I just finished reading the book pictured above:Hit By a Farm: How I Learned to Stop Worrying and Love the Barn by Catherine Friend.
I stumbled upon the author’s blog a couple of weeks ago — can’t remember how — and that led me to the website for the book. I immediately sent the link to L-B, who kindly sent me the book as a gift. I’ve been reading it at lunchtime while I knit, and just finished it yesterday. I recommend it highly — it’s a non-romanticized tale about how two women left city life to start a farm.
Okay, I keep thinking “Green Acres.” One partner is gung-ho about farm living (like Oliver Wendell Douglas), and the other has doubts (like Lisa Douglas). But there the similarity ends.
It’s just a really really good, entertaining read. If you are a bleeding-heart animal-lover like me, you’ll enjoy it. Be forewarned — you’ll cry in places, too. But, as I said, it’s a great read. I was sorry it ended — I want more!
Sproingy Squishy Sock Yarn
Reader Liz in NoWhere PA commented:
“Some of the ones I’ve found easiest to work with are Socks That Rock lightweight, Fleece Artist, Claudia Handpaint — you know, all the nice sproingy squishy yarns. I’ve not had any problem with splitting on any of those.”
If you’re ordering off the internet or from a catalogue, how do you know if you’ll be getting a sproingy yarn? How do you know if a pattern in a book requires a sproingy yarn? Living without a LYS, I can’t really touch all the yarns mentioned to know if they’re stretchy. Do I assume that a 100% wool superwash is stretchy and that a 75/25 blend won’t be?
I’ve just donated two pairs of patterned socks to the Dulaan Project because the yarn I used wasn’t stretchy enough and I can’t rip a perfectly good sock. (But two girls with size 3 feet will be really happy.)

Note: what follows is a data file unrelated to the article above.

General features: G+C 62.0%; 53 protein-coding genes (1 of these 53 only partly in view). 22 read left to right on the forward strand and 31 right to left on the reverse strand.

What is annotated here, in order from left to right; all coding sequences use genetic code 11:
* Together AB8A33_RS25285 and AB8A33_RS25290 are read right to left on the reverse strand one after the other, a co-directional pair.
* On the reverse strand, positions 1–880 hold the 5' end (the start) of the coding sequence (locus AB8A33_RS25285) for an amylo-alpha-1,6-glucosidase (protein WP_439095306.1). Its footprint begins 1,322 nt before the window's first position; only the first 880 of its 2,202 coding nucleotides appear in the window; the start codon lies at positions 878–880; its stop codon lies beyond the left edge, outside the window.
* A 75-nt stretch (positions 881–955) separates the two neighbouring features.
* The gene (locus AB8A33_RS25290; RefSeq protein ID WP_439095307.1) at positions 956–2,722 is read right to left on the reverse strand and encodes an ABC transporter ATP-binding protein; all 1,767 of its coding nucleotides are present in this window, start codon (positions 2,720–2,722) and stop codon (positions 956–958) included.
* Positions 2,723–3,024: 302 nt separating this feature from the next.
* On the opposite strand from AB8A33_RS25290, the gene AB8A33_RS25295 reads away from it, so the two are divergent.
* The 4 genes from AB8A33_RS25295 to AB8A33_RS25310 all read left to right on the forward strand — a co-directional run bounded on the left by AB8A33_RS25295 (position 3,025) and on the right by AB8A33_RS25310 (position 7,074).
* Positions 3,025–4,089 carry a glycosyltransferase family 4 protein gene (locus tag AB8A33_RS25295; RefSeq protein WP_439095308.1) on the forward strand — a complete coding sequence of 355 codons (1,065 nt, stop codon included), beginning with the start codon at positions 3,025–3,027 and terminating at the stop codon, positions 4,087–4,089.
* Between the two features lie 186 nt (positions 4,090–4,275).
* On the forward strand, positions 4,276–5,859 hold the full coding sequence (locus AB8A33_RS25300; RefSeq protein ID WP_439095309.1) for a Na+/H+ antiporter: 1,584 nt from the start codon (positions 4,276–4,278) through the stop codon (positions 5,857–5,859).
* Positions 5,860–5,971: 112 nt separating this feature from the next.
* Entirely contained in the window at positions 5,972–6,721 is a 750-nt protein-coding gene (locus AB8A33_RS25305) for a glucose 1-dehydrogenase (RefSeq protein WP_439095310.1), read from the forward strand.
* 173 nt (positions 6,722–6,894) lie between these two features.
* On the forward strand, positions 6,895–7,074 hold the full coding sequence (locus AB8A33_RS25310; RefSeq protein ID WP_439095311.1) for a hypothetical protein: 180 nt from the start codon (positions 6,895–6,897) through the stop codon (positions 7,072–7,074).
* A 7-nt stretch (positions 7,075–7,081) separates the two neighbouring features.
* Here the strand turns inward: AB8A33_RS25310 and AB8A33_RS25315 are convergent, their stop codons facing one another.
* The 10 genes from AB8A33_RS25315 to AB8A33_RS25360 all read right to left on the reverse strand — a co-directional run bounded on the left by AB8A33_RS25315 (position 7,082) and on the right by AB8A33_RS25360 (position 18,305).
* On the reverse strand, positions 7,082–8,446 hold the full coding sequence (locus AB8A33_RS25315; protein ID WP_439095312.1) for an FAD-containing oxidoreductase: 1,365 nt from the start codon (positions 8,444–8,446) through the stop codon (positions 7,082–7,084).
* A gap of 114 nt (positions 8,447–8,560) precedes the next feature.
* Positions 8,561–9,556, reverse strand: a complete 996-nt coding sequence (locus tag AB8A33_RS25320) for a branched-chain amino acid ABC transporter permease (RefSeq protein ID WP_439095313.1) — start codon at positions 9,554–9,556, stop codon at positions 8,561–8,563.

First off, I like the name of your town. 😉 My Great-Uncle Chester often spoke of a town — NorthAxeHandle, MA. I wonder if that town and your town are similar?
So. How do you know without fondling it that you are getting a Spriong Squishy Sock Yarn? I guess you can’t really know until you give it a good fondle.
Though it does seem in my experience of sock yarns, the 100% wool superwash ones are sproinger than the wool/nylon blends.
In my last incarnation as a sock knitter, I used the wool/nylon blends exclusively. This time around (current obsession started in March of this year) I’ve experimented with a lot more 100% wool sock yarns, and discovered that I like them much better than the blends. I’ve also decided that I’m not too crazy about self-striping yarns, though they do have their place. I’m all about the handpainted variegated stuff now.
I’ve been busily knitting my way through as many different sock yarns as I can — have you noticed? I’ve got several in my stash that I’ve not flung a needle into yet, but I’m looking forward to doing so. I’ve not bought the Austermann Step yet, btw.
So many sock yarns! So little time!
Ann Rose commented:
I notice that you knit a great many highly textured garments (Keelan looks like a nice blend of cables and seed stitch — elegant simplicity), and I’m wondering if you would choose a jumperweight yarn over a worsted or Aran weight for something like a full-on traditional Aran sweater. It’s always been a fantasy of mine to design and knit an Aran, so I could have the cable designs I love most AND have the sleeves fit my short arms, but I don’t yet have the necessary experience to know what weight yarn would be best.
It depends. 🙂
If you really want an authentic traditional Aran, you make it from aran weight (i.e., heavy worsted) wool. Such a sweater is almost never suitable for indoor wear, however — too warm and heavy. However, if you make your traditional Aran a cardigan, it makes a great jacket for any cool/cold day but the coldest days of winter.
If you want a sweater you can wear indoors, knit it from finer yarn. A dk weight yarn woukd make a lovely cabled sweater. Of course, the more heavily cabled your sweater is, the thicker and warmer it becomes.
Keelan is knitted from the equivalent of jumperweight yarn. Because of the fineness of the yarn, I’ve done a fairly, shall we say, sparse set of cables.
I think an all-over cabled design in such a fine yarn would end up looking incredibly busy.
An example of this is Alice Starmore’s Fulmar, which is an aran design knitted in 5-ply guernsey wool. Because it is knitted at a fine gauge, there’s a lot of space for a lot of calbes, so it ends up being a really busy design. Um . . . yeah . . . I’ve knitted Fulmar twice, and I do think it’s lovely in its own way, but I also prefer slightly simpler arans.
Another factor is the size of the individual wearing the sweater. A wee tiny person would be overwhelmed by a traditional aran knitted in aran weight wool. A dk, sport, or fingering weight aran would undoubtedly look better.
So . . . it depends.